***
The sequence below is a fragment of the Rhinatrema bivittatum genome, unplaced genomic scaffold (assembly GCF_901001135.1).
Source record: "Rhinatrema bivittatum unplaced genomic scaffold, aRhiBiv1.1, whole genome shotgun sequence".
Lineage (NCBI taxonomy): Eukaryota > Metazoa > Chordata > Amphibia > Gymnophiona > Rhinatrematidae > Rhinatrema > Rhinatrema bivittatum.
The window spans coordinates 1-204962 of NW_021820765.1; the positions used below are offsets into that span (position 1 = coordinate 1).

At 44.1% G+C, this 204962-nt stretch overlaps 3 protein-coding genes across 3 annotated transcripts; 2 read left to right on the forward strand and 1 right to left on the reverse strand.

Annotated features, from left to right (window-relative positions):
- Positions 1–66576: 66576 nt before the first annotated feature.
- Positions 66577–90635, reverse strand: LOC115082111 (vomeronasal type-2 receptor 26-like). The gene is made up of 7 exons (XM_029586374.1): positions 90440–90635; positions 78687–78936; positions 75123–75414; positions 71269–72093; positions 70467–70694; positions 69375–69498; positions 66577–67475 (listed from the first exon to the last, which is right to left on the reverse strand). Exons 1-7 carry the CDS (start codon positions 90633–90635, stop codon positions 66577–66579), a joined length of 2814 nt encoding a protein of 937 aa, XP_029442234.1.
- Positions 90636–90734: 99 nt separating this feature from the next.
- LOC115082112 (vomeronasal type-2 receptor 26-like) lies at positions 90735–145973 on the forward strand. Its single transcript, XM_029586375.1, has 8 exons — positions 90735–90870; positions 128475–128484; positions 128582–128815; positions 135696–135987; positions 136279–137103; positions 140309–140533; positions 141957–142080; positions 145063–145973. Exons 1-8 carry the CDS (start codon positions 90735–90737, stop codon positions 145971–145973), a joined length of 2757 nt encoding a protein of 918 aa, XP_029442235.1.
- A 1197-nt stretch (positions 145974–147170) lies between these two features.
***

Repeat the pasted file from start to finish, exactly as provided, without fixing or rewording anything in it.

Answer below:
The sequence below is a fragment of the Rhinatrema bivittatum genome, unplaced genomic scaffold (assembly GCF_901001135.1).
Source record: "Rhinatrema bivittatum unplaced genomic scaffold, aRhiBiv1.1, whole genome shotgun sequence".
Lineage (NCBI taxonomy): Eukaryota > Metazoa > Chordata > Amphibia > Gymnophiona > Rhinatrematidae > Rhinatrema > Rhinatrema bivittatum.
The window spans coordinates 1-204962 of NW_021820765.1; the positions used below are offsets into that span (position 1 = coordinate 1).

At 44.1% G+C, this 204962-nt stretch overlaps 3 protein-coding genes across 3 annotated transcripts; 2 read left to right on the forward strand and 1 right to left on the reverse strand.

Annotated features, from left to right (window-relative positions):
- Positions 1–66576: 66576 nt before the first annotated feature.
- Positions 66577–90635, reverse strand: LOC115082111 (vomeronasal type-2 receptor 26-like). The gene is made up of 7 exons (XM_029586374.1): positions 90440–90635; positions 78687–78936; positions 75123–75414; positions 71269–72093; positions 70467–70694; positions 69375–69498; positions 66577–67475 (listed from the first exon to the last, which is right to left on the reverse strand). Exons 1-7 carry the CDS (start codon positions 90633–90635, stop codon positions 66577–66579), a joined length of 2814 nt encoding a protein of 937 aa, XP_029442234.1.
- Positions 90636–90734: 99 nt separating this feature from the next.
- LOC115082112 (vomeronasal type-2 receptor 26-like) lies at positions 90735–145973 on the forward strand. Its single transcript, XM_029586375.1, has 8 exons — positions 90735–90870; positions 128475–128484; positions 128582–128815; positions 135696–135987; positions 136279–137103; positions 140309–140533; positions 141957–142080; positions 145063–145973. Exons 1-8 carry the CDS (start codon positions 90735–90737, stop codon positions 145971–145973), a joined length of 2757 nt encoding a protein of 918 aa, XP_029442235.1.
- A 1197-nt stretch (positions 145974–147170) lies between these two features.